When theft is an easy sell

Comic books used to carry back-page ads for "X-ray specs." Aimed at adolescent boys, they gamely promised to bestow upon buyers the power to see through clothing.

Today there's a pop-up ad online for an easy-to-conceal, golf-ball-size video camera. Aimed at Web-surfing adults, the ad touts legitimate uses for the device - child monitoring, for one. It also appears to suggest, with a wide-angle wink, a few illicit (and illegal) applications.

The difference? Product No. 2 can deliver, and it probably sells.

Cheap technology has spawned cottage industries, experts say, that profit from enabling acts that skirt the law. The phenomenon is hardly an underground one.

Spam ads now offer cable descramblers - openly hawked in mainstream magazines and shipped via FedEx - to help "consumers" pull in programming they won't have to pay for.

So is this just another youth phenomenon, spurred by a generation that has convinced itself that if something can be ripped out of the ether and burned into some private storage format, it is therefore free?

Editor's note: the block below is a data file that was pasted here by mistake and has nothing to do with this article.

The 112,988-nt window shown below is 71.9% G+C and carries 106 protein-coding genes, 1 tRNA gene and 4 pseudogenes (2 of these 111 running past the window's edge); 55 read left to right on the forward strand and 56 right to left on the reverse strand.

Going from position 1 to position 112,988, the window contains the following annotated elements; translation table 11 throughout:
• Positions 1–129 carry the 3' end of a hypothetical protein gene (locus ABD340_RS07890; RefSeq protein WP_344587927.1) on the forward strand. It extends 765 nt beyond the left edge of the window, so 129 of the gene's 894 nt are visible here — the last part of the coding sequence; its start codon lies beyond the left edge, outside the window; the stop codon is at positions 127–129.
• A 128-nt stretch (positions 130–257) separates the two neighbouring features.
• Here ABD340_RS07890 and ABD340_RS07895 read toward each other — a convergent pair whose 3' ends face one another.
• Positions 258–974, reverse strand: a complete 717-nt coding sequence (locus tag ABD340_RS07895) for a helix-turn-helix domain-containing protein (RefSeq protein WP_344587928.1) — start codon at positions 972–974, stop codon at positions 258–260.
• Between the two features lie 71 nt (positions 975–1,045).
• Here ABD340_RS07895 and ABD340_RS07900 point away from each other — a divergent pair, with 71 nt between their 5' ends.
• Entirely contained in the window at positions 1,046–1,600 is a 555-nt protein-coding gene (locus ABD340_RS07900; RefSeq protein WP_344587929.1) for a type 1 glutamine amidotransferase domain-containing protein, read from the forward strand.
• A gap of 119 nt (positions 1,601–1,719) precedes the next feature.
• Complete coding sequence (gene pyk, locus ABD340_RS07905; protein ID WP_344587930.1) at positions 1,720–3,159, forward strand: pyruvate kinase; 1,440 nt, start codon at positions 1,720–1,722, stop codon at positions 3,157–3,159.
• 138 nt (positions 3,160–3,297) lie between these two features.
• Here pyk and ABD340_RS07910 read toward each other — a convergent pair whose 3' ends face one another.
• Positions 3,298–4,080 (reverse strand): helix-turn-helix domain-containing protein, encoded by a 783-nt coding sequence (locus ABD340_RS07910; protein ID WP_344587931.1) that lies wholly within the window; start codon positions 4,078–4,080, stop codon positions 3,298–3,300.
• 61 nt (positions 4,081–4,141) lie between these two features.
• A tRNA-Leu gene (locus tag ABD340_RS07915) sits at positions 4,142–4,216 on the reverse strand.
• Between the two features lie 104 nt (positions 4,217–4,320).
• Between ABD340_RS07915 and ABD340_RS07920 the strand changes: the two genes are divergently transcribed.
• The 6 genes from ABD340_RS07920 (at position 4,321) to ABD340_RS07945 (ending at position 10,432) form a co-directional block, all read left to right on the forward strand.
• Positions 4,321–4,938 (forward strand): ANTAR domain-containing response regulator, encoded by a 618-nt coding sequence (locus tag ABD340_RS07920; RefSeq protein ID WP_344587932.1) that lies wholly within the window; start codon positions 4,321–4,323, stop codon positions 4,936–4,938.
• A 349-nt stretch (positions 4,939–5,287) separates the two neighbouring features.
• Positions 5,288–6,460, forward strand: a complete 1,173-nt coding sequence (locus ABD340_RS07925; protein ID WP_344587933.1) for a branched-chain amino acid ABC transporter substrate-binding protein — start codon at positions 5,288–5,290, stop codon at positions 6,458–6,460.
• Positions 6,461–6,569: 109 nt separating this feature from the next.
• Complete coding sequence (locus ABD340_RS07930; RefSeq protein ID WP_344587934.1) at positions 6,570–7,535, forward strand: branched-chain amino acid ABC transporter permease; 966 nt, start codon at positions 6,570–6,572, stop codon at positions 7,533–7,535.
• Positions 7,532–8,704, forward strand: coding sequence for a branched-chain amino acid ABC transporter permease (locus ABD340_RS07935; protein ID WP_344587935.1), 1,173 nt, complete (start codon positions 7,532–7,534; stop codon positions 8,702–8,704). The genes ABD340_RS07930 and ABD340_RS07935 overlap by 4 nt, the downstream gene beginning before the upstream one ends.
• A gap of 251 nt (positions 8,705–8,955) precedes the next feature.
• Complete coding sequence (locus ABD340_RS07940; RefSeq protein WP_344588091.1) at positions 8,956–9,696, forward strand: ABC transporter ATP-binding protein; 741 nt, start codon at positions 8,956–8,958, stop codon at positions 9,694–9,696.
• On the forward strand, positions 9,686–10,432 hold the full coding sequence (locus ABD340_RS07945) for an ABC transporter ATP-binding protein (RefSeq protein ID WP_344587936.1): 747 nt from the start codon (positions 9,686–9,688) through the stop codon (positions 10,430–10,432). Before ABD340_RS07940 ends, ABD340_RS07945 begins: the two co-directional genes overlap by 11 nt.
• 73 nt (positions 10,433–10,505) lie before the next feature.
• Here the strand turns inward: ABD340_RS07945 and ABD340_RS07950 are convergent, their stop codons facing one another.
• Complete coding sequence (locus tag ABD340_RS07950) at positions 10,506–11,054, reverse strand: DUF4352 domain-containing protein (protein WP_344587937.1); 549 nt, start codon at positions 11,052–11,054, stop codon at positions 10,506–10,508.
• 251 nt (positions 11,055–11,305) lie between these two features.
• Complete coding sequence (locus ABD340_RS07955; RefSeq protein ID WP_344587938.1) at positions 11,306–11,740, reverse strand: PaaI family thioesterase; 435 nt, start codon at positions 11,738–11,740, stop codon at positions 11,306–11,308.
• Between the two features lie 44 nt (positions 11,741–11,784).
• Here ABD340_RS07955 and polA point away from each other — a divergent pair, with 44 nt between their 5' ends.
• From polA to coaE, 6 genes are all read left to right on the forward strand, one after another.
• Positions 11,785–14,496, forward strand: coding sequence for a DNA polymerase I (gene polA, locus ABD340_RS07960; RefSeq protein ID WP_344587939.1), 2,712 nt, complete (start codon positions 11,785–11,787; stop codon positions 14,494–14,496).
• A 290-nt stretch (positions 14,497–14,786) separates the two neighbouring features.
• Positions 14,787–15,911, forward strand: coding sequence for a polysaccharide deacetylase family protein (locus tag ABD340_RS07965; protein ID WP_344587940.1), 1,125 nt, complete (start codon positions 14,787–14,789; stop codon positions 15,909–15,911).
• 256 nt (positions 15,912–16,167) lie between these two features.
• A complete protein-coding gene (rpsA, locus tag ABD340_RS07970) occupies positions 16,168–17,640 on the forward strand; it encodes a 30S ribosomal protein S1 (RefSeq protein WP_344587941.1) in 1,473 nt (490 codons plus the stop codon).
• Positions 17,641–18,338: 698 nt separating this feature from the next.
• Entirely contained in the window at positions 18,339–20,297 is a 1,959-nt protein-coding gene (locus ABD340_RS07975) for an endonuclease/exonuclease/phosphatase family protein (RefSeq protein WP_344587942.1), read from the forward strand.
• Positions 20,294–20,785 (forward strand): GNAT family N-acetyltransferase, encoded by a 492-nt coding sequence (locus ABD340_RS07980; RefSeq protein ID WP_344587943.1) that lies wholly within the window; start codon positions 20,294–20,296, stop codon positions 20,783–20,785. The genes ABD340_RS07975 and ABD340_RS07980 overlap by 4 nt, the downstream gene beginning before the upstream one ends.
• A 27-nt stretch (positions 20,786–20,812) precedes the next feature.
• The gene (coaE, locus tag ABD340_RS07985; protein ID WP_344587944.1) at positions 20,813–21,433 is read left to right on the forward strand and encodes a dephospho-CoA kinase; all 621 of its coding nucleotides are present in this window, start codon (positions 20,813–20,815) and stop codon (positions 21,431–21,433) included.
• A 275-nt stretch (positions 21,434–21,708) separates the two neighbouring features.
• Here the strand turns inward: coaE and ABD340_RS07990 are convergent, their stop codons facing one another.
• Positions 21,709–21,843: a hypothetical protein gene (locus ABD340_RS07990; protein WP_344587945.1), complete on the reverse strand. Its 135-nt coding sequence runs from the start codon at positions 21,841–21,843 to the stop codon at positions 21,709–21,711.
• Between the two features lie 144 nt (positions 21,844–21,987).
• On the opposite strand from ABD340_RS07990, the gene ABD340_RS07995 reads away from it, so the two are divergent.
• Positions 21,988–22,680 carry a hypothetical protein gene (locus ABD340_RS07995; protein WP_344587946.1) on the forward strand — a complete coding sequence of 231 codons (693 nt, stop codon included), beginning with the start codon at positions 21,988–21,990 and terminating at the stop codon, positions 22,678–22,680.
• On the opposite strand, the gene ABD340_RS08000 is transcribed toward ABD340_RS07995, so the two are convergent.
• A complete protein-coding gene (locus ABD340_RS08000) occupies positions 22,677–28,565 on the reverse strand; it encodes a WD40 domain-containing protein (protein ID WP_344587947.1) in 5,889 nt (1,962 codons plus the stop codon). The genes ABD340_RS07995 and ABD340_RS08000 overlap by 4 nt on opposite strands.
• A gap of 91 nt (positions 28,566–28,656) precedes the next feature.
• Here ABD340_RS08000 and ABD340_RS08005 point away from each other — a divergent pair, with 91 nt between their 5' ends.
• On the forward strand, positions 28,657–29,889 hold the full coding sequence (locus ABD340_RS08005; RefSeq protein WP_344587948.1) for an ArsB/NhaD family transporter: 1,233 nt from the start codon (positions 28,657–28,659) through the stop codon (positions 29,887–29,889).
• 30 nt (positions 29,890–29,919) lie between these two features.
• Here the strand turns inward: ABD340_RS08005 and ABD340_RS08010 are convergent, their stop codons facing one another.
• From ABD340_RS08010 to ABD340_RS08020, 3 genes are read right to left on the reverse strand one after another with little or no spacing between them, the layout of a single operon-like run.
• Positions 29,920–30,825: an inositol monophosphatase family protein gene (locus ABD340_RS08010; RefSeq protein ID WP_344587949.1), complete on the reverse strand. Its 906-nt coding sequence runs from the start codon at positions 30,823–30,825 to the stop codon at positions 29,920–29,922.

Not really. As today's lead story explains, it's a tactic some otherwise straight-arrow grown-ups seem to see as an easy and harmless way to buck "inordinate" fees.

Some observers say it will carry a cost for us all.

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Editor's note: Seldom does a story generate the kind of firestorm of reader feedback we have received in response to David Francis's "Economic Scene" column of last Monday - more than 700 e-mails in the first three days alone.

David's columns often explore an argument being advanced by those on one side of an issue or another. Last week, he addressed the subject of US aid to Israel.

The backdrop: Moves are currently afoot to increase such aid.

Specifically, David laid out for readers the details of a controversial report prepared by economist Thomas Stauffer - and commissioned by the US Army War College.

In the report, Mr. Stauffer presented his tally of the total cost of such aid, some elements of which are not widely known.

Some letter writers commended David for alerting them to this alternative perspective.

But many others condemned him - sometimes using similar phrasing, occasionally employing a rather threatening tone - for not adopting in his column the kind of balanced, point-counterpoint approach that is required in an objective news story.

Writing as a columnist, David was not obliged to take that approach.

Moving forward, the Monitor will work to do a better job of distinguishing between the works of our columnists and reported news, starting with a "column" label on the weekly "Economic Scene."

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